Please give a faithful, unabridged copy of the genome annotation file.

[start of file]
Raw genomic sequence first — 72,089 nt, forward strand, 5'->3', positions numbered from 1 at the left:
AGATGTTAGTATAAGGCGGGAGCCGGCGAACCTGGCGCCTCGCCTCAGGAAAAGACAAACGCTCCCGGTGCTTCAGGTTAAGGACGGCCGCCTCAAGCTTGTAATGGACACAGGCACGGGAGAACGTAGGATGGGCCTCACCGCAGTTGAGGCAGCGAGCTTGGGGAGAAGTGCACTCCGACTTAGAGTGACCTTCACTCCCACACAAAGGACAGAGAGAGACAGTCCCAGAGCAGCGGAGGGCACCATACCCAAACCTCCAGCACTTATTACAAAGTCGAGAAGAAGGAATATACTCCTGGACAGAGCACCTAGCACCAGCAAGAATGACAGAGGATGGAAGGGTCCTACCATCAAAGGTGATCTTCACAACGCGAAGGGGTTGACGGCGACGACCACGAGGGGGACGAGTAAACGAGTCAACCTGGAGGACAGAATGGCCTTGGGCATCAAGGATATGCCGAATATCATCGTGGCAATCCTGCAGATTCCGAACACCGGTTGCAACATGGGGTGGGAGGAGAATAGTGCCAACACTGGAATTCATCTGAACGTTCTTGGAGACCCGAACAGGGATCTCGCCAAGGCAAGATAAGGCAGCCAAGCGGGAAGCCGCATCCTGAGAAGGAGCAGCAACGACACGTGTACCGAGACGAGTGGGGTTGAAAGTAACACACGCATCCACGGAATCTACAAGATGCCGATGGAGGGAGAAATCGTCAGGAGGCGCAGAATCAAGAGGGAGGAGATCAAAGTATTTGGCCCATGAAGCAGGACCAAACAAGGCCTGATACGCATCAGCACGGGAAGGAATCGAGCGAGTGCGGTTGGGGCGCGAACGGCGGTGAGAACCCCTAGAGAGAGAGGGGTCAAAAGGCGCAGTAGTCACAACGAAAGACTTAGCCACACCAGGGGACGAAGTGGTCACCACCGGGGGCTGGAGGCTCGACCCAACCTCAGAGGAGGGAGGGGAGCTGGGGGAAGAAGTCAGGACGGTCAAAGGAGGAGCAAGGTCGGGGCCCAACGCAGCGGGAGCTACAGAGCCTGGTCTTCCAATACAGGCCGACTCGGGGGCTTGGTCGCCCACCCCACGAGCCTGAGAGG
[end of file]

Raw genomic sequence first — 72,089 nt, forward strand, 5'->3', positions numbered from 1 at the left:
AGATGTTAGTATAAGGCGGGAGCCGGCGAACCTGGCGCCTCGCCTCAGGAAAAGACAAACGCTCCCGGTGCTTCAGGTTAAGGACGGCCGCCTCAAGCTTGTAATGGACACAGGCACGGGAGAACGTAGGATGGGCCTCACCGCAGTTGAGGCAGCGAGCTTGGGGAGAAGTGCACTCCGACTTAGAGTGACCTTCACTCCCACACAAAGGACAGAGAGAGACAGTCCCAGAGCAGCGGAGGGCACCATACCCAAACCTCCAGCACTTATTACAAAGTCGAGAAGAAGGAATATACTCCTGGACAGAGCACCTAGCACCAGCAAGAATGACAGAGGATGGAAGGGTCCTACCATCAAAGGTGATCTTCACAACGCGAAGGGGTTGACGGCGACGACCACGAGGGGGACGAGTAAACGAGTCAACCTGGAGGACAGAATGGCCTTGGGCATCAAGGATATGCCGAATATCATCGTGGCAATCCTGCAGATTCCGAACACCGGTTGCAACATGGGGTGGGAGGAGAATAGTGCCAACACTGGAATTCATCTGAACGTTCTTGGAGACCCGAACAGGGATCTCGCCAAGGCAAGATAAGGCAGCCAAGCGGGAAGCCGCATCCTGAGAAGGAGCAGCAACGACACGTGTACCGAGACGAGTGGGGTTGAAAGTAACACACGCATCCACGGAATCTACAAGATGCCGATGGAGGGAGAAATCGTCAGGAGGCGCAGAATCAAGAGGGAGGAGATCAAAGTATTTGGCCCATGAAGCAGGACCAAACAAGGCCTGATACGCATCAGCACGGGAAGGAATCGAGCGAGTGCGGTTGGGGCGCGAACGGCGGTGAGAACCCCTAGAGAGAGAGGGGTCAAAAGGCGCAGTAGTCACAACGAAAGACTTAGCCACACCAGGGGACGAAGTGGTCACCACCGGGGGCTGGAGGCTCGACCCAACCTCAGAGGAGGGAGGGGAGCTGGGGGAAGAAGTCAGGACGGTCAAAGGAGGAGCAAGGTCGGGGCCCAACGCAGCGGGAGCTACAGAGCCTGGTCTTCCAATACAGGCCGACTCGGGGGCTTGGTCGCCCACCCCACGAGCCTGAGAGG